We are the leading producer of iron and plastic manufactures in India Know more

Drug Driving

Drug driving: Don’t Risk It. Disqualification is Mandatory

Impairment due to alcohol and drugs is a major contributor to death and serious injury on South Australian roads.

South Australia Police (SAPOL) conduct random roadside saliva testing to detect the presence of three illegal drugs including THC (the active component in cannabis); Methylamphetamine (also known as speed, ice or crystal meth; and 3,4-methylenedioxymethamphetamine (MDMA) – also known as ecstasy.

What the law says:

Under the Road Traffic Act 1961, it is an offence to drive or attempt to drive a motor vehicle with THC, methylamphetamine or MDMA present in your oral fluid or blood. Unlike drink driving, where a prescribed concentration of alcohol must be present for an offence to have been committed, the presence of any amount of the drugs tested will constitute an offence.
Drivers and riders can be stopped at random by any police officer at any time anywhere in South Australia, and tested for the these drugs as well as alcohol. This includes a passenger acting as qualified supervising driver for a learner driver.

While the saliva test does not detect prescription or common over the counter medications such as cold and flu tablets, drivers who are impaired by other drugs (either prescription or illicit) will continue to be prosecuted under section 47 of the Road Traffic Act 1961 for the existing offence of driving under the influence of an intoxicating liquor or drug – commonly referred to as ‘DUI’.
The legislation does not allow police to use the test results or admissions or evidence relating to the tests for anything other than driving-related offences.

It is an offence to refuse, or to fail to comply with, a request for a drug screening test, oral fluid analysis or blood test.

Severe penalties apply to drivers who commit drug driving offences.

NEW PENALTIES:

On 8 March 2018 new drug driving laws came into effect in South Australia.

The current law in South Australia for Drug Driving Offences and the penalties involved are:

Driving under the Influence (DUI) Drugs

First Offence: A court imposed penalty of a fine of not less than $1,100 and not more than $1,600, or imprisonment for not more than three months, and a mandatory licence disqualification for not less than twelve months; as well as 6 demerit points.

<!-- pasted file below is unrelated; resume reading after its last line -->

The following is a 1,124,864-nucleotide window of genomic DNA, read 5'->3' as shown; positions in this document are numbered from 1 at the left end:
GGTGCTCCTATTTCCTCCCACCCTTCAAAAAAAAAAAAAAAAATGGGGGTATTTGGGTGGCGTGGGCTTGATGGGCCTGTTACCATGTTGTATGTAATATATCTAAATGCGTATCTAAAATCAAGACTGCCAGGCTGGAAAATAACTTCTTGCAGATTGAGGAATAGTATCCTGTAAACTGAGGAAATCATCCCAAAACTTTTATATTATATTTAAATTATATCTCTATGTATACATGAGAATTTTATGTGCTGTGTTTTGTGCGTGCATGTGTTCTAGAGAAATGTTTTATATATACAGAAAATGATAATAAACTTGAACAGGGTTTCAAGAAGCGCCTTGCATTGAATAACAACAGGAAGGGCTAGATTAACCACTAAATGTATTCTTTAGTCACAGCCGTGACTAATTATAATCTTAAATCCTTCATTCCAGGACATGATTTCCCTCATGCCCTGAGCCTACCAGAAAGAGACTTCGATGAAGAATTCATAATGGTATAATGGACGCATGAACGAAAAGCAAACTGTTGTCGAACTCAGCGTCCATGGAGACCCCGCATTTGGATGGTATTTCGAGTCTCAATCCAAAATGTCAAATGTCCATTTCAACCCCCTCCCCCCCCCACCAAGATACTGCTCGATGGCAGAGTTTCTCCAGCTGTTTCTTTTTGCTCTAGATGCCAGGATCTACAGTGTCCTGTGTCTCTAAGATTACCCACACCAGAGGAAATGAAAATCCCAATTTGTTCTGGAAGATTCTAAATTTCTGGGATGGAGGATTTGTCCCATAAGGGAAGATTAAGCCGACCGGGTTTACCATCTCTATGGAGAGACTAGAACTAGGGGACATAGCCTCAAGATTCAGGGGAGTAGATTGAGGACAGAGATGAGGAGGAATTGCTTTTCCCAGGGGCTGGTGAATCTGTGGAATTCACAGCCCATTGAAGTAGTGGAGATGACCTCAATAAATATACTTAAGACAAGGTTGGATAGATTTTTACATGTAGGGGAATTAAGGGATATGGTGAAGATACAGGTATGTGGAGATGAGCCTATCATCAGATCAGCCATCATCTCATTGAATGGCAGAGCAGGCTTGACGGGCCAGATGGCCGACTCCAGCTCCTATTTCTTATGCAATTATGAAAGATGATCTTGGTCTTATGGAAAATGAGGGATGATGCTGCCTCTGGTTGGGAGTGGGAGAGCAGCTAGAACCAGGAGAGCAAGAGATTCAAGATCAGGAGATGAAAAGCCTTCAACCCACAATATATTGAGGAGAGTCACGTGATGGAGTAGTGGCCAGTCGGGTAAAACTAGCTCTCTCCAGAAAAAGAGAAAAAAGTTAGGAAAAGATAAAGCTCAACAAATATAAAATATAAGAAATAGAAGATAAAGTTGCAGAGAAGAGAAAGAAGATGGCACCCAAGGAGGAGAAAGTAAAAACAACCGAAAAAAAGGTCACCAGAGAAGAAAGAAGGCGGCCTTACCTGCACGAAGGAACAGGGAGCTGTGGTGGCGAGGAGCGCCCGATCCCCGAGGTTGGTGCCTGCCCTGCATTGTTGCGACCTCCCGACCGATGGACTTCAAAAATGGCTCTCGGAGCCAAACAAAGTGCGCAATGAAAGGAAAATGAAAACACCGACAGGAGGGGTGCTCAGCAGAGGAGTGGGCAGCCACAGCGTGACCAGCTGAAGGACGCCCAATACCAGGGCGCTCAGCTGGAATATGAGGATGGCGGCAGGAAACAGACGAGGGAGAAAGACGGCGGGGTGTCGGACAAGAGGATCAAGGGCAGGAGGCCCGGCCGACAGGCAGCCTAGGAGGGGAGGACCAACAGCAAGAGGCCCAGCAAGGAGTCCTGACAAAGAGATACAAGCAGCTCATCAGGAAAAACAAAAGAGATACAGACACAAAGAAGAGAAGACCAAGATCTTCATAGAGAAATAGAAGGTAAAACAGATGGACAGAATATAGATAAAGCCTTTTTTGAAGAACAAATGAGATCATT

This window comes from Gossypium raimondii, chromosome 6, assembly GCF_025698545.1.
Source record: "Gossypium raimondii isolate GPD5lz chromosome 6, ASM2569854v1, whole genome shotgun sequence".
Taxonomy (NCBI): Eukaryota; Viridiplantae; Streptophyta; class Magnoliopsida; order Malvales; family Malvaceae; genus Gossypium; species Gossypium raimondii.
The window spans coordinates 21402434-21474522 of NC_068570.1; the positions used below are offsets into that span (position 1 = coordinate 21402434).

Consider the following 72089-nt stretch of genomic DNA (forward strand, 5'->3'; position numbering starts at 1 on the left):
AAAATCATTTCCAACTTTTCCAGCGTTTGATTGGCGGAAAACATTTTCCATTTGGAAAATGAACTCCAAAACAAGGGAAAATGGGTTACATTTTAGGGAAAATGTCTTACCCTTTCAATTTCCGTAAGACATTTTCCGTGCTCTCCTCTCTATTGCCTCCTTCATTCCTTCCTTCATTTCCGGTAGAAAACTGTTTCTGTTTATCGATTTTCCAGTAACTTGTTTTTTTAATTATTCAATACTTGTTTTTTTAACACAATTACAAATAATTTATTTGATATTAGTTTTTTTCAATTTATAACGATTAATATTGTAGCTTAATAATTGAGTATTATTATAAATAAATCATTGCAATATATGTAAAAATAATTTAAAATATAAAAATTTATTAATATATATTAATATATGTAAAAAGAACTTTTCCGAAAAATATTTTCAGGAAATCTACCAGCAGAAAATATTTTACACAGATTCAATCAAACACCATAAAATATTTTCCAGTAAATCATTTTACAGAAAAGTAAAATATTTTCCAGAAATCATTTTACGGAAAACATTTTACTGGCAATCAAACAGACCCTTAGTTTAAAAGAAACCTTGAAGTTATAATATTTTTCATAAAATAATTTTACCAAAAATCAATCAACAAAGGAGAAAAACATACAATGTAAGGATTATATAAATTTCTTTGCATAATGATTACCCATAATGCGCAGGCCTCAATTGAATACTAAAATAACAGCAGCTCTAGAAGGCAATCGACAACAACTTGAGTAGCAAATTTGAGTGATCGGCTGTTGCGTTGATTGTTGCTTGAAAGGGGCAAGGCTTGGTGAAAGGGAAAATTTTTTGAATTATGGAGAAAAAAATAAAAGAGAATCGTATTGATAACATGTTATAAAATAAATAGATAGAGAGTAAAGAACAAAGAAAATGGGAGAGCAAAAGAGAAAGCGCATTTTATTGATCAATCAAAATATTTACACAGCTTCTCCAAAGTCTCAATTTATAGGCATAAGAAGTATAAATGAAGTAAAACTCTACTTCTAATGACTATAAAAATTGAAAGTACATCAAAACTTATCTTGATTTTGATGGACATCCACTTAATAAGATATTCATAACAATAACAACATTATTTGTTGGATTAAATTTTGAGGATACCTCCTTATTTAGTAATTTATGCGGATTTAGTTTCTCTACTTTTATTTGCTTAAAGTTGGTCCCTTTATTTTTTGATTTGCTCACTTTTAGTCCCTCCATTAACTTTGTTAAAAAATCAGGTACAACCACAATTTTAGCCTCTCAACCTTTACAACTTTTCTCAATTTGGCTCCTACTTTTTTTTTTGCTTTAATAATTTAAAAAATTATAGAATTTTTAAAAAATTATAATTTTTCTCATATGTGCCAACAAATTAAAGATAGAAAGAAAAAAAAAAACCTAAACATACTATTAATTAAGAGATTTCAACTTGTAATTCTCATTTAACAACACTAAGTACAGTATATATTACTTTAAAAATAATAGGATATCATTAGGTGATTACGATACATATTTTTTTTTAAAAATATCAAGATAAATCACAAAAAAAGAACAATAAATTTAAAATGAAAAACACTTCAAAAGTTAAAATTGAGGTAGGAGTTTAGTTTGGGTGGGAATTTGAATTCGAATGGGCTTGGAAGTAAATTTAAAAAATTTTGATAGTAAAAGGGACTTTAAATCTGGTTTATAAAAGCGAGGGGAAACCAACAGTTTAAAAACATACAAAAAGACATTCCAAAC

Subsequent Offence: A court imposed penalty of a fine of not less than $1,900 and not more than $2,900, or imprisonment for not more than six months, and a mandatory licence disqualification for not less than three years; as well as 6 demerit points.

Driving with a prescribed drug in oral fluid or blood

First Offence: An on the spot fine, 4 demerit points and licence disqualification for three months or a court imposed penalty of a fine of not less than $900 and not more than $1,300, 4 demerit points and a licence disqualification of not less than 6 months.

Second Offence: A court imposed penalty of a fine of not less than $1,100 and not more than $1,600, 4 demerit points, and a licence disqualification of not less than 12 months.

Third Offence: A court imposed penalty of a fine of not less than $1,500 and not more than $2,200, 4 demerit points, and a licence disqualification of not less than 2 years.

Subsequent Offence: A court imposed penalty of a fine of not less than $1,500 and not more than $2,200, 4 demerit points, and a licence disqualification of not less than 3 years.

Refusal or failure to undertake a drug screening test, oral fluid analysis or blood test

First Offence: A court imposed penalty of a fine of not less than $900 and not more than $1,300, 6 demerit points, and a licence disqualification for not less than 12 months.

Subsequent offences: A court imposed penalty of a fine of not less than $1,500 and not more than $2,200, 6 demerit points, and a licence disqualification for not less than 3 years.

Drug driving with a child in the vehicle

If a person commits a drug driving offence with a child under 16 in the vehicle at the time the offence occurred, the offender will be required to pass a dependency assessment prior to their licence being reissued at the end of the disqualification period.

Note – This information is a guide only and should not be relied on for legal purposes.